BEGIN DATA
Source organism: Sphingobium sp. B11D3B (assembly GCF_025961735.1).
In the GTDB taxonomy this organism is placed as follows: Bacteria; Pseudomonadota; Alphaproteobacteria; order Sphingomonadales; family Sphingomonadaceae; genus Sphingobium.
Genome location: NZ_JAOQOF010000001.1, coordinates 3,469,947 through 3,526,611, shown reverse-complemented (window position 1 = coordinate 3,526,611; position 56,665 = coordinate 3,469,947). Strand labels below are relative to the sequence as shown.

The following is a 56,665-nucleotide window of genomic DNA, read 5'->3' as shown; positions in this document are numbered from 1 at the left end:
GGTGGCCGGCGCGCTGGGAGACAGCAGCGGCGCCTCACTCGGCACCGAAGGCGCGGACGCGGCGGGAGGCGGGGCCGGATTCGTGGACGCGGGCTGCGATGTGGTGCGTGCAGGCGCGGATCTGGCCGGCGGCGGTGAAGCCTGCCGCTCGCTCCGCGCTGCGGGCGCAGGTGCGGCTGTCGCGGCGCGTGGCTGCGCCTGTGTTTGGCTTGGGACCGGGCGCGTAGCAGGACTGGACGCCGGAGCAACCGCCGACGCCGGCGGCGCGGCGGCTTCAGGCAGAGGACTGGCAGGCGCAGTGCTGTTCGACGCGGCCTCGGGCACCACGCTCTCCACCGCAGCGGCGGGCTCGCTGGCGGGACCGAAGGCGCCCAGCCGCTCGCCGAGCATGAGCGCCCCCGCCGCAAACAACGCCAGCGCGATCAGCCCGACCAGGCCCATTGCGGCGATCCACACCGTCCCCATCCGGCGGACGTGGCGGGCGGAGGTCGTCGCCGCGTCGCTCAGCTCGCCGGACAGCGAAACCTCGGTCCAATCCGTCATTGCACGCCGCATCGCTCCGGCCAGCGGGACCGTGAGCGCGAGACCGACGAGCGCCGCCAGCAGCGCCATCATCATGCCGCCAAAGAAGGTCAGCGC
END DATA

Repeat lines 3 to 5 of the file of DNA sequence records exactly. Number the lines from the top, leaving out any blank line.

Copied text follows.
Genome location: NZ_JAOQOF010000001.1, coordinates 3,469,947 through 3,526,611, shown reverse-complemented (window position 1 = coordinate 3,526,611; position 56,665 = coordinate 3,469,947). Strand labels below are relative to the sequence as shown.

The following is a 56,665-nucleotide window of genomic DNA, read 5'->3' as shown; positions in this document are numbered from 1 at the left end:
GGTGGCCGGCGCGCTGGGAGACAGCAGCGGCGCCTCACTCGGCACCGAAGGCGCGGACGCGGCGGGAGGCGGGGCCGGATTCGTGGACGCGGGCTGCGATGTGGTGCGTGCAGGCGCGGATCTGGCCGGCGGCGGTGAAGCCTGCCGCTCGCTCCGCGCTGCGGGCGCAGGTGCGGCTGTCGCGGCGCGTGGCTGCGCCTGTGTTTGGCTTGGGACCGGGCGCGTAGCAGGACTGGACGCCGGAGCAACCGCCGACGCCGGCGGCGCGGCGGCTTCAGGCAGAGGACTGGCAGGCGCAGTGCTGTTCGACGCGGCCTCGGGCACCACGCTCTCCACCGCAGCGGCGGGCTCGCTGGCGGGACCGAAGGCGCCCAGCCGCTCGCCGAGCATGAGCGCCCCCGCCGCAAACAACGCCAGCGCGATCAGCCCGACCAGGCCCATTGCGGCGATCCACACCGTCCCCATCCGGCGGACGTGGCGGGCGGAGGTCGTCGCCGCGTCGCTCAGCTCGCCGGACAGCGAAACCTCGGTCCAATCCGTCATTGCACGCCGCATCGCTCCGGCCAGCGGGACCGTGAGCGCGAGACCGACGAGCGCCGCCAGCAGCGCCATCATCATGCCGCCAAAGAAGGTCAGCGC